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Sunday, December 4, 2016

The Writer's Life 12/4 - Schlockmeister

Last night MeTV, 33 on Cablevision in NYC, ran an obscure horror film that has a great pedigree on its Svengoolie program. The Night Walker (1964), shot in glorious black and white, is a psychological thriller about a woman suffering nightmares. Two of Hollywood's all-time greats, Robert Taylor and Barbara Stanwyck, who were once married to each other, star. It was the former Ruby Stevens', a Brooklyn girl, last big screen role before she turned to TV full time. The screenplay was by Robert Block, the author of Psycho, the novel on which the classic 1960 film is based. He wrote 17 episodes of the two series produced by Alfred Hitchcock, 10 of the Boris Karloff-hosted Thriller and three of Star Trek, among many others. The creepy score of The Night Walker was done by a Brooklyn boy, Vic Mizzy, who made a mint in royalties as the composer of the theme for The Addams Family. The producers of that wacky series didn't want to pay for singers to record the song, so Mizzy overdubbed his own voice three times to make it sound like a group! Finally, the flick was directed by schlockmeister William Castle, who crammed a lot in his 63 years on planet Earth. His previous effort, Straight-Jacket (1964), also features a Tinseltown legend, Joan Crawford. Castle was acting on Broadway at 15 and in the movies in 1937. IMDb has 65 titles listed under his name as director, 24 as producer, 18 as actor and seven as writer. His most notable work is probably Rosemary's Baby (1964), for which he served as producer. The studio heads would not allow him to direct because of his reputation as a B movie hack. Here's a quote attributed to him: "We all have a common interest: bigger and more horrible monsters--and I'm just the monster to bring them to you."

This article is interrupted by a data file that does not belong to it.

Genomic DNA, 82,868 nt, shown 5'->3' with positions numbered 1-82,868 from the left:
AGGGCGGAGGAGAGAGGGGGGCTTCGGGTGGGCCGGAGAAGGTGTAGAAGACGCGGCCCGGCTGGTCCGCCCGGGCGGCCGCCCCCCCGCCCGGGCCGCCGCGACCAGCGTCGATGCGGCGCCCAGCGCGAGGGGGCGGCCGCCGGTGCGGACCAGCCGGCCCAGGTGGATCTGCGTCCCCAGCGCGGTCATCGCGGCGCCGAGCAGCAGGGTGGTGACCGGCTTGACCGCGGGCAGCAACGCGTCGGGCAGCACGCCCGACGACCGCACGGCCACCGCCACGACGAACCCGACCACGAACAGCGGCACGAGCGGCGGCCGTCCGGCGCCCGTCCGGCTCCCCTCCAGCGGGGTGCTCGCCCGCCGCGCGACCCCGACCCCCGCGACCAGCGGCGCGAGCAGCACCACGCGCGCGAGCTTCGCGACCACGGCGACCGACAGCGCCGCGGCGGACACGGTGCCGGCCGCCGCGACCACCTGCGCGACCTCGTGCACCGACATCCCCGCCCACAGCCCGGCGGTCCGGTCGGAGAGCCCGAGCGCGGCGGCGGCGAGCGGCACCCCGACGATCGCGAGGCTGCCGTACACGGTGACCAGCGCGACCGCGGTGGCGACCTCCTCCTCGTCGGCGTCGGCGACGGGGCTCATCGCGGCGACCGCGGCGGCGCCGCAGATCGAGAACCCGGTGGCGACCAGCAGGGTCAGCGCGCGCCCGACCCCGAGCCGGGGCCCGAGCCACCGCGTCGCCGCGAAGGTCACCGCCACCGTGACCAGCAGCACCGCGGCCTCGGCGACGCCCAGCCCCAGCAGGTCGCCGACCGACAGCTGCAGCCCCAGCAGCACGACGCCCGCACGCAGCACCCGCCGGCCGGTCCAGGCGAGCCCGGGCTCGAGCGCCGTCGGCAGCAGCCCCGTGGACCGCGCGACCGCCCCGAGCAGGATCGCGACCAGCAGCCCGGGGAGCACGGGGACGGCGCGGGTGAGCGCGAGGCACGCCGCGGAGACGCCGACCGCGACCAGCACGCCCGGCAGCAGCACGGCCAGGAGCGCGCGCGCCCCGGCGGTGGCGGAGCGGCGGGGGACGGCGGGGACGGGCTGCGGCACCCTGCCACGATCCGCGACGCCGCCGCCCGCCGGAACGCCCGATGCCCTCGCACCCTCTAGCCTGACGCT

The college football playoff is set, and for the first time in its brief history there is no real controversy of a deserving team being left out in the cold. Alabama will play Washington, and Ohio St. will play Clemson. Given the Crimson Tide's dominance during the regular season, I would be very surprised if they do not win another national championship.

Tiger Woods returned to competitive golf this weekend. He had two good rounds and two bad, finishing four under, 15th in a field of 18. I wonder if he chose this tournament for his return because there was no chance of the embarrassment of missing the cut. I doubt he'll recapture his former excellence, but I'd bet he'll win again, perhaps even a major.

My thanks to Dan, a young man two years sober, who bought Killing, and also to the couple who purchased a cook book and to the woman who bought a romance by Barbara Taylor Bradford.
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